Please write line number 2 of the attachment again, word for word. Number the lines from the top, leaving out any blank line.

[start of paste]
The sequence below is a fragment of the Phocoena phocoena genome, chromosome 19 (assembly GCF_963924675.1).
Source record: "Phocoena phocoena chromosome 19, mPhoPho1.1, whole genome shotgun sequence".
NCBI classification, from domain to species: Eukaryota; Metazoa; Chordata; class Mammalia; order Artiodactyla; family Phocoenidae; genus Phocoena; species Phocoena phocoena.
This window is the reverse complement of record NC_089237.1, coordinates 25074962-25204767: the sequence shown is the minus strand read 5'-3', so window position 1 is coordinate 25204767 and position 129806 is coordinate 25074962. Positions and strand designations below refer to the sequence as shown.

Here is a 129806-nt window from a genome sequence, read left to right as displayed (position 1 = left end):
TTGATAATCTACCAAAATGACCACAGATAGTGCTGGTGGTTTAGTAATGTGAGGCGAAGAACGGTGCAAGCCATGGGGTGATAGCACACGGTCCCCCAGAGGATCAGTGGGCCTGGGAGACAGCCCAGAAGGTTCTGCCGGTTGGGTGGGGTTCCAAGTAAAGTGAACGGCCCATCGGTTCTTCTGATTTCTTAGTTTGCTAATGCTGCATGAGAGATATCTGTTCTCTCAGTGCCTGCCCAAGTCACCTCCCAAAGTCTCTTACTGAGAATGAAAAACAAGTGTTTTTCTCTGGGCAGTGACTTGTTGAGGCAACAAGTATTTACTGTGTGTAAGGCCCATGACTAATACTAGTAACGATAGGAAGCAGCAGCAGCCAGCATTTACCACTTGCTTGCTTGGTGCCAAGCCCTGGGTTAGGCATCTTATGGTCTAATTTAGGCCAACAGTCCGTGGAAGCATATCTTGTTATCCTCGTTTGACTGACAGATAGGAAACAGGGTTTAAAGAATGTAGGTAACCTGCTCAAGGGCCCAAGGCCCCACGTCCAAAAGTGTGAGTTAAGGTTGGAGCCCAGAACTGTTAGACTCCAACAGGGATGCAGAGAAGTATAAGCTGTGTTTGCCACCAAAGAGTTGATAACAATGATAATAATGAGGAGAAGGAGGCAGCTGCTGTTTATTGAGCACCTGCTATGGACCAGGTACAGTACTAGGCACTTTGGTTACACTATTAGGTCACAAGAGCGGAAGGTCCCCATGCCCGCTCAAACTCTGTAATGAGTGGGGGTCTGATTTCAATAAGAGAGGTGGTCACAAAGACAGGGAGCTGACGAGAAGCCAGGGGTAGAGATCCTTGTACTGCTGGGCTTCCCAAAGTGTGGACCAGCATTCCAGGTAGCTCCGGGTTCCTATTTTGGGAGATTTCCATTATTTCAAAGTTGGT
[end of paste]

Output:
Source record: "Phocoena phocoena chromosome 19, mPhoPho1.1, whole genome shotgun sequence".